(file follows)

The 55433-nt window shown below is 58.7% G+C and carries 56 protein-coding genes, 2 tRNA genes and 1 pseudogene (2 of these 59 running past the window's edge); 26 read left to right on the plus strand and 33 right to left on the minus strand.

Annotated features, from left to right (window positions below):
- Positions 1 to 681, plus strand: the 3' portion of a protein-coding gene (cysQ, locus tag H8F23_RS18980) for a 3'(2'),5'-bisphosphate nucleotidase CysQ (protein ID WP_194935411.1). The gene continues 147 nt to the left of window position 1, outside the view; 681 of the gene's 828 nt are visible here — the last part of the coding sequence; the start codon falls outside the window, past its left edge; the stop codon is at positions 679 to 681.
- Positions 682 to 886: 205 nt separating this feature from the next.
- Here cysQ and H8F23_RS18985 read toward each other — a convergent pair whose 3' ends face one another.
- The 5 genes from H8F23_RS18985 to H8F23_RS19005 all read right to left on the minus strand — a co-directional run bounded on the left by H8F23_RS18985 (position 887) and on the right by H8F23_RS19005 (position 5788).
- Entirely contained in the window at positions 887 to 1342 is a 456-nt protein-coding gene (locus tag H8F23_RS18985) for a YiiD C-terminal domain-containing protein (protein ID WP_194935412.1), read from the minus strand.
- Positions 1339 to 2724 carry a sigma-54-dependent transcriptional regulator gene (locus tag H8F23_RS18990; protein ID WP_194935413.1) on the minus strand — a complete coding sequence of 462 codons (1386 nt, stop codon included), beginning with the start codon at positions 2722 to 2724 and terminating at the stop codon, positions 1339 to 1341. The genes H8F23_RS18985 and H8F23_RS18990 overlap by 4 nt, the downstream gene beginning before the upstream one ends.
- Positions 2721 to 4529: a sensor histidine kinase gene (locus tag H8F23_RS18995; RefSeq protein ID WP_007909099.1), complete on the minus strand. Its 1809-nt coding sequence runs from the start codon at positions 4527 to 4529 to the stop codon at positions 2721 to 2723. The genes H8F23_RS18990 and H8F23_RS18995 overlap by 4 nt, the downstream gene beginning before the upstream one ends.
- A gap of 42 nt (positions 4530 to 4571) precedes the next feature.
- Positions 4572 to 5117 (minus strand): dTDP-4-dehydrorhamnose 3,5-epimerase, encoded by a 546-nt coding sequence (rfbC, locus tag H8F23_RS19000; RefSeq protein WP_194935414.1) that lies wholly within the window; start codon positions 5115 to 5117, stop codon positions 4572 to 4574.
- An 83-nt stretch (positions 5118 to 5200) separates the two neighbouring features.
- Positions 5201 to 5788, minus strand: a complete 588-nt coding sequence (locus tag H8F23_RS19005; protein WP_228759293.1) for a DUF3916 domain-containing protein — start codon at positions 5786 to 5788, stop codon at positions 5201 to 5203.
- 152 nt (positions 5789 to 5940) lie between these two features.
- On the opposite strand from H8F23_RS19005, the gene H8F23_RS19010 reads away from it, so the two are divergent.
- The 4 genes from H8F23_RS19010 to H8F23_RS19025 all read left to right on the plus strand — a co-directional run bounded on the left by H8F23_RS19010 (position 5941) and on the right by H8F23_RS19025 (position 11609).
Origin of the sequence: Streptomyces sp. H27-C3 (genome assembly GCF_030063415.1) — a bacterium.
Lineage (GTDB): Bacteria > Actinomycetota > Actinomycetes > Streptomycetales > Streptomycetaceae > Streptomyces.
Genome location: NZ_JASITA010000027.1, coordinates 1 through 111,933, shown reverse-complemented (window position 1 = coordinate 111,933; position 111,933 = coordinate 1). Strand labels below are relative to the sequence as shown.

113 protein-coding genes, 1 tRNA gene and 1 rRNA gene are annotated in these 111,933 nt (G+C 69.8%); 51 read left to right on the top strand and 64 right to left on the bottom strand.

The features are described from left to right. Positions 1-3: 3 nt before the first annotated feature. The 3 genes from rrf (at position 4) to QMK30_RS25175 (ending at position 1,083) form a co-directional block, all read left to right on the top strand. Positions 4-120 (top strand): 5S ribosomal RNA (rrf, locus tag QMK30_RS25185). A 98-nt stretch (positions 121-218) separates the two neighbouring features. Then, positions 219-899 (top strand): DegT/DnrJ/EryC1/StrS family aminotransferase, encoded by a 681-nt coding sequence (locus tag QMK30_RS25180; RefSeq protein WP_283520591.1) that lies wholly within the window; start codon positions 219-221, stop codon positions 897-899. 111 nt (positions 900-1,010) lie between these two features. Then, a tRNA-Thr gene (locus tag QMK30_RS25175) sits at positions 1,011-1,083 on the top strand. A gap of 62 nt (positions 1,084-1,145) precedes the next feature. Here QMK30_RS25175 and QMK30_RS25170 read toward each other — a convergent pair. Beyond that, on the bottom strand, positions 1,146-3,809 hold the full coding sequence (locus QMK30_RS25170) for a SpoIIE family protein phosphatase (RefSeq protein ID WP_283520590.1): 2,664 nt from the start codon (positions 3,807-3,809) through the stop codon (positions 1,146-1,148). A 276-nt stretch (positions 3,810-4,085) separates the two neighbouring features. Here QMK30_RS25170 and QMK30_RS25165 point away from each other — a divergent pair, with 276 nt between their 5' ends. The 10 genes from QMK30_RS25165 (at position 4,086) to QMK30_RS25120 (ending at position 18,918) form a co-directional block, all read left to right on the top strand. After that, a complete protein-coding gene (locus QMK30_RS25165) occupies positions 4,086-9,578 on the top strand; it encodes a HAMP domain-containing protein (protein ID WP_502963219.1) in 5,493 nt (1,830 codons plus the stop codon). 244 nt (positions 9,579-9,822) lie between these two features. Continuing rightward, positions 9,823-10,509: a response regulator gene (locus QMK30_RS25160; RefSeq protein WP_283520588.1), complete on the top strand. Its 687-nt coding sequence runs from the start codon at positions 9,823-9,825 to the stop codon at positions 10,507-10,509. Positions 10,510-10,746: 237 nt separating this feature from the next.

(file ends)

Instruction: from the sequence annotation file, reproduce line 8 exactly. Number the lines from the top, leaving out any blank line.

- Positions 1339 to 2724 carry a sigma-54-dependent transcriptional regulator gene (locus tag H8F23_RS18990; protein ID WP_194935413.1) on the minus strand — a complete coding sequence of 462 codons (1386 nt, stop codon included), beginning with the start codon at positions 2722 to 2724 and terminating at the stop codon, positions 1339 to 1341. The genes H8F23_RS18985 and H8F23_RS18990 overlap by 4 nt, the downstream gene beginning before the upstream one ends.